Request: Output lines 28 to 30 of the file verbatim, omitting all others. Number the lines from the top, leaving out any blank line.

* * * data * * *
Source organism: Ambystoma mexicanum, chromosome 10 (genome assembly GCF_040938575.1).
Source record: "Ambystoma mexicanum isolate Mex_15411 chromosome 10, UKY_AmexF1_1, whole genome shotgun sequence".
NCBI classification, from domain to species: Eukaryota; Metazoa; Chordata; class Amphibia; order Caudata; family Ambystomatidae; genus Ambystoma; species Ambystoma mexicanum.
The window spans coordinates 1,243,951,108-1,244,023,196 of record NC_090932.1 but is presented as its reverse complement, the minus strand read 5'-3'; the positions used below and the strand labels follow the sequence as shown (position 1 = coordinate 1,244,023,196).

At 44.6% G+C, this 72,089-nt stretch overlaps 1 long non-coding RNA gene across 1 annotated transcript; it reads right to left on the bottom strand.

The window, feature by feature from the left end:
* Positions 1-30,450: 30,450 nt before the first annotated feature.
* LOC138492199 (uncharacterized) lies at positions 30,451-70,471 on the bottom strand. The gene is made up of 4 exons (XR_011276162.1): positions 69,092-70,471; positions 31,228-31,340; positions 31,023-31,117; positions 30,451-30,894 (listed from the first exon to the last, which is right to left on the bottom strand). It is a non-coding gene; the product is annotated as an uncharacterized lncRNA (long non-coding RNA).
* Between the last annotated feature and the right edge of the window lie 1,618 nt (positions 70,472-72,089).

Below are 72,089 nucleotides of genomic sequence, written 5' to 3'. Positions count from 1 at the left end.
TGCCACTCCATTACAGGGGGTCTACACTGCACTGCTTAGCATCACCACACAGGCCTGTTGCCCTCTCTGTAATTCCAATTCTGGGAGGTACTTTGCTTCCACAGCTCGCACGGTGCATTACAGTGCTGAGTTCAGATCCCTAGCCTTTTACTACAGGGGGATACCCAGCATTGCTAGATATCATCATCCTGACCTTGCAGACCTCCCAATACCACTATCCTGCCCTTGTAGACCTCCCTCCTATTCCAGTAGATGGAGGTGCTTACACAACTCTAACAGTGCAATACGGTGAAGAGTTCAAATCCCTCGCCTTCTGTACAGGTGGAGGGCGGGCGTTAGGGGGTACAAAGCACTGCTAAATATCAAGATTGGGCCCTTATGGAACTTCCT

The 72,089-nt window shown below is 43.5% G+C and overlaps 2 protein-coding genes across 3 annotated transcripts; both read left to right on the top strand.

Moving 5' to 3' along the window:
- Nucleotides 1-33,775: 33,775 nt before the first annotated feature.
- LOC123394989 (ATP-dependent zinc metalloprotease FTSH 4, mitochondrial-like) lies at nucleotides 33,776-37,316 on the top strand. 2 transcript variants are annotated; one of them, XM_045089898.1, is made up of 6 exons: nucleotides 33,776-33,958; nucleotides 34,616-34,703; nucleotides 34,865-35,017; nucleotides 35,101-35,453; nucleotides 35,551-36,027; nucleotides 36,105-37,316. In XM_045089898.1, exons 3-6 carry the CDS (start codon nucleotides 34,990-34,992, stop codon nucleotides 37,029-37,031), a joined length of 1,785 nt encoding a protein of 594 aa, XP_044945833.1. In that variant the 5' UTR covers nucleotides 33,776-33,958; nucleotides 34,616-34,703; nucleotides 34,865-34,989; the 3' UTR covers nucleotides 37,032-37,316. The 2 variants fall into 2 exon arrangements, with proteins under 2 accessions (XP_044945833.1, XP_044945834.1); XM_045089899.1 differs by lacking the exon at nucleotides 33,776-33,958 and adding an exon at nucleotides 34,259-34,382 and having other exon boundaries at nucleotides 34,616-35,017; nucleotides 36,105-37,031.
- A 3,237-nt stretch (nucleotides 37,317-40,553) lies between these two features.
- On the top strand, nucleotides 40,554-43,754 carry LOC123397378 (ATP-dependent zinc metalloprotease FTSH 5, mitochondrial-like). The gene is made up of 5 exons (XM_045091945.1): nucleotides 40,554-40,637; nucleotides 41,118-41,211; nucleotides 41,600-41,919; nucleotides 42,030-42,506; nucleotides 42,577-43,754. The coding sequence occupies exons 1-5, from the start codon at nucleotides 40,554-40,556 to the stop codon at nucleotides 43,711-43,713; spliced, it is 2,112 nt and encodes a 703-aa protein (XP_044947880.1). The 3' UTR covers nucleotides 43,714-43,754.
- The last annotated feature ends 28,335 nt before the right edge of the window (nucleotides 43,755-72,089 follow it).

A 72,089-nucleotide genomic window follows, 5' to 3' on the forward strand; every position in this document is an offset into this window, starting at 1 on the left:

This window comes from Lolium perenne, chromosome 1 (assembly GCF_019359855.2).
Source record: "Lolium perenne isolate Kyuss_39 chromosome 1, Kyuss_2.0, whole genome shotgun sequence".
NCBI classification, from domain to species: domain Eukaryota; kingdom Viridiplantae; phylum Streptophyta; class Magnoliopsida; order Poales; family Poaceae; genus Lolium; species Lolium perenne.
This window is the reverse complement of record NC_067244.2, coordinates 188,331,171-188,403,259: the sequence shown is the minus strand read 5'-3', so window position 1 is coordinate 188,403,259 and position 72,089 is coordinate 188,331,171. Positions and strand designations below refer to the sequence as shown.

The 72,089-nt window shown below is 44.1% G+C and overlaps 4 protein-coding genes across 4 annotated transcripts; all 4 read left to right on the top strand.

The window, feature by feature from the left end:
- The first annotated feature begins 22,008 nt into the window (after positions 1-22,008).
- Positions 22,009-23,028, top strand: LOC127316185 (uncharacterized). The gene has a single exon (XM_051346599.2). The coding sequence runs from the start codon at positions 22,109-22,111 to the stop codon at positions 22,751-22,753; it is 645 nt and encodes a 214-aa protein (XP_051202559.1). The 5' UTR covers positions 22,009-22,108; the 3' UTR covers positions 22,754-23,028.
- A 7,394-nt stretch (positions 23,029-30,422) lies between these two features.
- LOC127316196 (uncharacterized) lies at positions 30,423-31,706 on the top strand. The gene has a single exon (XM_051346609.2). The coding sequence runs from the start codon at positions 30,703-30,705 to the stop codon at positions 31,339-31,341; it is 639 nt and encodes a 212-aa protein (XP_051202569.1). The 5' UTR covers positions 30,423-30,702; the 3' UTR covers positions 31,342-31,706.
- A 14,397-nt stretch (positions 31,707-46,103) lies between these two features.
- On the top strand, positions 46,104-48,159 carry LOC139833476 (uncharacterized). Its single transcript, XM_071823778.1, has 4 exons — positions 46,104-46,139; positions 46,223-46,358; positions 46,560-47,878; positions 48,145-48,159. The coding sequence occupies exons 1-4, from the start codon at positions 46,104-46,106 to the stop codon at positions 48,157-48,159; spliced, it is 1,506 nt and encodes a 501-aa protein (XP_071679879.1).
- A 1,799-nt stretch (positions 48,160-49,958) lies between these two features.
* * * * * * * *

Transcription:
- A 7,394-nt stretch (positions 23,029-30,422) lies between these two features.
- LOC127316196 (uncharacterized) lies at positions 30,423-31,706 on the top strand. The gene has a single exon (XM_051346609.2). The coding sequence runs from the start codon at positions 30,703-30,705 to the stop codon at positions 31,339-31,341; it is 639 nt and encodes a 212-aa protein (XP_051202569.1). The 5' UTR covers positions 30,423-30,702; the 3' UTR covers positions 31,342-31,706.
- A 14,397-nt stretch (positions 31,707-46,103) lies between these two features.